Big lies are easier to believe than small lies

Imagine a government has just lost a battle. Like most governments, it wants to report to its people that they have actually won (an act otherwise known as “lying”). Now of the two options below which report would better convince the public the government did not loose the battle:

“the enemy failed to push us back and the battle ended”

OR

“our soldiers easily out-manned the enemy and destroyed the entire enemy front”

The second version of the ‘report’ (lie) is more convincing as far as “who won the battle” is concerned. Unlike the first, the second lie does not leave much room for doubt about who won. The victory is exaggerated, maybe, but people wouldn’t doubt that their government won. This is what Dr Joseph Goebbels, Hitler’s propaganda minister, meant when he said, “If you tell a lie big enough people will believe it.”

Counter intuitive, you might think, that small lies are actually harder to sell. Well, take it from the experts. Categorical denial of facts characterizes the government in Eritrea. In an interview with Al Jazeera on February of 2010 for instance, the State president managed to categorically deny more than a dozen hard facts in just under 24 minutes of interview. That’s a denial every two minutes. He denied Eritrea has refugee crises; even found the mere claim laughable. Categorically denied his citizens are forbidden to leave the country: looking puzzled why anyone would even ask such question, he denied there is an issue for citizens to get a passport.

Why did the entire national football team abscond and sought asylum while playing in Kenya just a few months ago? “This is news to me, I have never heard such a thing.” Said the President with even more puzzled look on his face. He denied there was any conflict with neighbouring Djibouti; despite the fact that Djibouti says there was, and despite the fact that the African Union and the United Nations imposed sanctions on his government for that reason.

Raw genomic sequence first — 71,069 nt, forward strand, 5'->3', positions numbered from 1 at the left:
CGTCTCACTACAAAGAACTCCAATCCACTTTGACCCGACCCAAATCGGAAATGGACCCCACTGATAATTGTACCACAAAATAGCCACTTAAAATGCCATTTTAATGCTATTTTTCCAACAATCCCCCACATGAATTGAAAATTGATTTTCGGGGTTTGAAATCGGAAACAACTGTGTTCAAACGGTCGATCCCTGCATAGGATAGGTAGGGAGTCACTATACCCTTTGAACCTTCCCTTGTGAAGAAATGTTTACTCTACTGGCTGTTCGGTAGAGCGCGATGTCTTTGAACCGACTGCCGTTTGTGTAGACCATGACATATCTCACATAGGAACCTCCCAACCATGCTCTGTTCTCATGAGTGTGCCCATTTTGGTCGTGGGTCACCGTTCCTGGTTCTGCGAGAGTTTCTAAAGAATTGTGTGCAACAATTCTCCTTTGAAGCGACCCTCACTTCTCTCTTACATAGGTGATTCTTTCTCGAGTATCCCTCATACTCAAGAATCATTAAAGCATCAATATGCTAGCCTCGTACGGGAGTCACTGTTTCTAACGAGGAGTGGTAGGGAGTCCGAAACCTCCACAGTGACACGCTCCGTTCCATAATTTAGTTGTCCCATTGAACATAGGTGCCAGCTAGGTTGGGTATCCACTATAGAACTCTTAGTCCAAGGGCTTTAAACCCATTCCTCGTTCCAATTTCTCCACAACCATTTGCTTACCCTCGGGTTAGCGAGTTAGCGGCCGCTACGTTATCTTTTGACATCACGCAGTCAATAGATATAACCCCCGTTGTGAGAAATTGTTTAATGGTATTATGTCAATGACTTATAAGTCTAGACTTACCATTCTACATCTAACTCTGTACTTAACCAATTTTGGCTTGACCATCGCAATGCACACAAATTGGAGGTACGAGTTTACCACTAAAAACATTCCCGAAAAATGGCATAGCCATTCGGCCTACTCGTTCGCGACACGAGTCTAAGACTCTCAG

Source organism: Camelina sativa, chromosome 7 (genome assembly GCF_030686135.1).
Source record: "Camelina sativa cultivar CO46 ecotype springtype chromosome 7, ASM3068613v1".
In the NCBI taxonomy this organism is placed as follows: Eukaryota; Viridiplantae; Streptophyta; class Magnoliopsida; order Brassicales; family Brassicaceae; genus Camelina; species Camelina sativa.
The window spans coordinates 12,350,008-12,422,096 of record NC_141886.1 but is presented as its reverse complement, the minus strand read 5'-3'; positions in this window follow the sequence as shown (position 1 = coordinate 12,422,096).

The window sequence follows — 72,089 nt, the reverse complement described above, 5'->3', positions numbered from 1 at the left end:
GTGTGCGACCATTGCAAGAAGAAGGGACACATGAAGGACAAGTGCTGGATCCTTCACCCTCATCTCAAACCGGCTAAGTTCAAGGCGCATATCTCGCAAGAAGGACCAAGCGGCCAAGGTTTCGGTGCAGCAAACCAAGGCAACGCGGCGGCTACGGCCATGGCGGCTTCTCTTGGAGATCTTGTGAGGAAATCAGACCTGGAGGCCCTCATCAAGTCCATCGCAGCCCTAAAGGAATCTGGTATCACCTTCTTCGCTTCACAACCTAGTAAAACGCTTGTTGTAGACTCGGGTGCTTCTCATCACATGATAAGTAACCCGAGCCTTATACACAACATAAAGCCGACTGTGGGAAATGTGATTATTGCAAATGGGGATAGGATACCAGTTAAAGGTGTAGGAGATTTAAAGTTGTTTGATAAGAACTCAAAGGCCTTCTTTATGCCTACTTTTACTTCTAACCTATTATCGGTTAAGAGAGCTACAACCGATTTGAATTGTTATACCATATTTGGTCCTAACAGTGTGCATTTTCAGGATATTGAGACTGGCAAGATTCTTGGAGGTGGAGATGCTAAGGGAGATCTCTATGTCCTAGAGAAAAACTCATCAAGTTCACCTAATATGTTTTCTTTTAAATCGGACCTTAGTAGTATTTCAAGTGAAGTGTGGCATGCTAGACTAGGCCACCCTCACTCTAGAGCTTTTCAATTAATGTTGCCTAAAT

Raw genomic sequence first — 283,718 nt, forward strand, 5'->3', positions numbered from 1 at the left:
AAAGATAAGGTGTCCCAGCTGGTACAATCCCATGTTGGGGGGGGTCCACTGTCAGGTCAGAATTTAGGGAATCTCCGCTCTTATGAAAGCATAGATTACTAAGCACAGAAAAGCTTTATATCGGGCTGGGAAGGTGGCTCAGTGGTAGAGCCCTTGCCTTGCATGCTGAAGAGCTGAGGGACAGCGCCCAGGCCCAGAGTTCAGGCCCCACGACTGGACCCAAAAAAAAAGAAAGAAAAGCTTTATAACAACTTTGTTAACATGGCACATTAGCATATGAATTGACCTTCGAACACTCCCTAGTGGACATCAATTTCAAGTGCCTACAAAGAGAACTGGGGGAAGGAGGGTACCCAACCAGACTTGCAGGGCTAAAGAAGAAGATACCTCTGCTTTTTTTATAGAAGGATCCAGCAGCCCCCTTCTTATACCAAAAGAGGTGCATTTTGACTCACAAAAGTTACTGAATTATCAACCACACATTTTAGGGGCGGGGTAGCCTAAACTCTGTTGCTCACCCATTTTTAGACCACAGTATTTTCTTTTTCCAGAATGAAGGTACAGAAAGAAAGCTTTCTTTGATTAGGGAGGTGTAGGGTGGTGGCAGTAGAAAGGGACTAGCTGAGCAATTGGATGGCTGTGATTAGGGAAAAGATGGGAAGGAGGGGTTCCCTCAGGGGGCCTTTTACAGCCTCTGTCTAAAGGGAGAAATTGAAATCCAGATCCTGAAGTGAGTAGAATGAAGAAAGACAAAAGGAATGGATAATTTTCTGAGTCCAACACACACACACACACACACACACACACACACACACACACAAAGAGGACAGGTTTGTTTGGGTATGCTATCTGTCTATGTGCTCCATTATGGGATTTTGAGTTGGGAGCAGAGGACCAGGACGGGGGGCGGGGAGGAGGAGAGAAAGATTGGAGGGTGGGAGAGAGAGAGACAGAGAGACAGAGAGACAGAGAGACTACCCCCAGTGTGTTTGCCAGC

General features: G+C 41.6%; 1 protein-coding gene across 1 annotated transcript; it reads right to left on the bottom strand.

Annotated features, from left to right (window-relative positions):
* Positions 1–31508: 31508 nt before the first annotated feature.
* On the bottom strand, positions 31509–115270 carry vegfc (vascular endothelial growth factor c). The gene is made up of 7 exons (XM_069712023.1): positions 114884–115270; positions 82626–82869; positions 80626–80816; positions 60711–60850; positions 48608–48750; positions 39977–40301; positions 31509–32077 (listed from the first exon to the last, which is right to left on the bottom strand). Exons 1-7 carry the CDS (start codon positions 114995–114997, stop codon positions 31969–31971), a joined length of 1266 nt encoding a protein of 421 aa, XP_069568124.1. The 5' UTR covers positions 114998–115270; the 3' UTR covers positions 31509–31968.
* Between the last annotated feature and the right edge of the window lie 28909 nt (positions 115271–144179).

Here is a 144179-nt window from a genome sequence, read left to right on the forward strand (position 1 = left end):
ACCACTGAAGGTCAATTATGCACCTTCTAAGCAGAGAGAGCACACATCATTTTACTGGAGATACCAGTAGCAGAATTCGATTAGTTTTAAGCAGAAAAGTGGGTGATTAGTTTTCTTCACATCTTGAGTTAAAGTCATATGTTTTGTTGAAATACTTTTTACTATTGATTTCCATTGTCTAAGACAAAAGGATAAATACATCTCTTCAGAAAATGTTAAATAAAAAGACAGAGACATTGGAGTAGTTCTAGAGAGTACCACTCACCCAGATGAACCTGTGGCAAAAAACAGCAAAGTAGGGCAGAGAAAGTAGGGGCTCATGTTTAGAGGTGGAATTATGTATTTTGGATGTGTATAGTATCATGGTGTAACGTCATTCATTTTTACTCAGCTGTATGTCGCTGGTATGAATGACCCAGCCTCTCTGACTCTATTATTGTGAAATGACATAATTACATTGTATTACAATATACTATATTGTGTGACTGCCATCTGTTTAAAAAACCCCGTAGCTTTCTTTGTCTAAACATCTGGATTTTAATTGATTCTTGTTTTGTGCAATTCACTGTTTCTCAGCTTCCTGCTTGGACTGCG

Isaias Afwerki denies anyone ever being imprisoned because of his or her faith. “Everybody is fee to believe whatever he or she chooses”, the president asserts, in-case anyone has any doubts. He denied any one was ever arrested for their political opinion. The president is baffled why Reporters Without Borders Journalist Freedom Index has his country ranked last preceding  North Korea.

Watching the entire ‘interview’, it is hard to decide what is more amazing, the fact that he is lying so big, or the way he presents his big lies–looking surprised and even getting angry over the fact that Jane Dutton even hinted that Eritreans are ever mistreated!

It appears as though the President has taken the concept of ‘big lies’ to its absolute limits. You might have expected the government to try and explain (lie) away the severity of the refugee crisis, or the economic collapse, or the human rights abuses. But you would hardly expect the President’s answer to such questions to be complete and dramatized denials followed by a statement that his country is, in-fact, “number one in Africa.”

Such denials mock the citizens. They show what level of respect the government has on its people.  Needless to say, such lies render the liar non trust worthy in everything.

2 thoughts on “Big lies are easier to believe than small lies

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